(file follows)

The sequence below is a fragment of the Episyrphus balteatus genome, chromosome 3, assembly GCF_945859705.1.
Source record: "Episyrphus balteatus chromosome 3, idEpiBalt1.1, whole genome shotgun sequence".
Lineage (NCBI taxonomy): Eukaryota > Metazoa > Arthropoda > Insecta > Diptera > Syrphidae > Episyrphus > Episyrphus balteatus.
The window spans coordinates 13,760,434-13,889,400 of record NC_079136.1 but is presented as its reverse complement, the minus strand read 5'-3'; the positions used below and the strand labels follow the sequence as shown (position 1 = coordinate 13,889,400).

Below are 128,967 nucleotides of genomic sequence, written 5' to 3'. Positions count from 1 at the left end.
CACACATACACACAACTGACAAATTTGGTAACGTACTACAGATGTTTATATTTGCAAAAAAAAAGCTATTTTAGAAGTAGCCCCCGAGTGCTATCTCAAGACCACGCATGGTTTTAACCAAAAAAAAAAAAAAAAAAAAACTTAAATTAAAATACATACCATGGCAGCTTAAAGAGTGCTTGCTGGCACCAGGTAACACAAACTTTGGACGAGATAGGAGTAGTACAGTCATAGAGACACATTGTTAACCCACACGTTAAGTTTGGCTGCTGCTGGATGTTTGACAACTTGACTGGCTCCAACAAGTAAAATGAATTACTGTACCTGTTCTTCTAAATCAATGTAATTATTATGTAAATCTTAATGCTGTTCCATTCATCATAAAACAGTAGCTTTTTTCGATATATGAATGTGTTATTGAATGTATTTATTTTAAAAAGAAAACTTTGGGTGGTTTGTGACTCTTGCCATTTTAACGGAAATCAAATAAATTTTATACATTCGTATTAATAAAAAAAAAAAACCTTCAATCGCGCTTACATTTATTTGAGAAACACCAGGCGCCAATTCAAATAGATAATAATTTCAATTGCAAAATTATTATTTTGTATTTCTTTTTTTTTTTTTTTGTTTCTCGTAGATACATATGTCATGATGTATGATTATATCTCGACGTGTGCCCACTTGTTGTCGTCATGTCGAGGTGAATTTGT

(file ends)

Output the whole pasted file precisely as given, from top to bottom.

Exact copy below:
The sequence below is a fragment of the Episyrphus balteatus genome, chromosome 3, assembly GCF_945859705.1.
Source record: "Episyrphus balteatus chromosome 3, idEpiBalt1.1, whole genome shotgun sequence".
Lineage (NCBI taxonomy): Eukaryota > Metazoa > Arthropoda > Insecta > Diptera > Syrphidae > Episyrphus > Episyrphus balteatus.
The window spans coordinates 13,760,434-13,889,400 of record NC_079136.1 but is presented as its reverse complement, the minus strand read 5'-3'; the positions used below and the strand labels follow the sequence as shown (position 1 = coordinate 13,889,400).

Below are 128,967 nucleotides of genomic sequence, written 5' to 3'. Positions count from 1 at the left end.
CACACATACACACAACTGACAAATTTGGTAACGTACTACAGATGTTTATATTTGCAAAAAAAAAGCTATTTTAGAAGTAGCCCCCGAGTGCTATCTCAAGACCACGCATGGTTTTAACCAAAAAAAAAAAAAAAAAAAAACTTAAATTAAAATACATACCATGGCAGCTTAAAGAGTGCTTGCTGGCACCAGGTAACACAAACTTTGGACGAGATAGGAGTAGTACAGTCATAGAGACACATTGTTAACCCACACGTTAAGTTTGGCTGCTGCTGGATGTTTGACAACTTGACTGGCTCCAACAAGTAAAATGAATTACTGTACCTGTTCTTCTAAATCAATGTAATTATTATGTAAATCTTAATGCTGTTCCATTCATCATAAAACAGTAGCTTTTTTCGATATATGAATGTGTTATTGAATGTATTTATTTTAAAAAGAAAACTTTGGGTGGTTTGTGACTCTTGCCATTTTAACGGAAATCAAATAAATTTTATACATTCGTATTAATAAAAAAAAAAAACCTTCAATCGCGCTTACATTTATTTGAGAAACACCAGGCGCCAATTCAAATAGATAATAATTTCAATTGCAAAATTATTATTTTGTATTTCTTTTTTTTTTTTTTTGTTTCTCGTAGATACATATGTCATGATGTATGATTATATCTCGACGTGTGCCCACTTGTTGTCGTCATGTCGAGGTGAATTTGT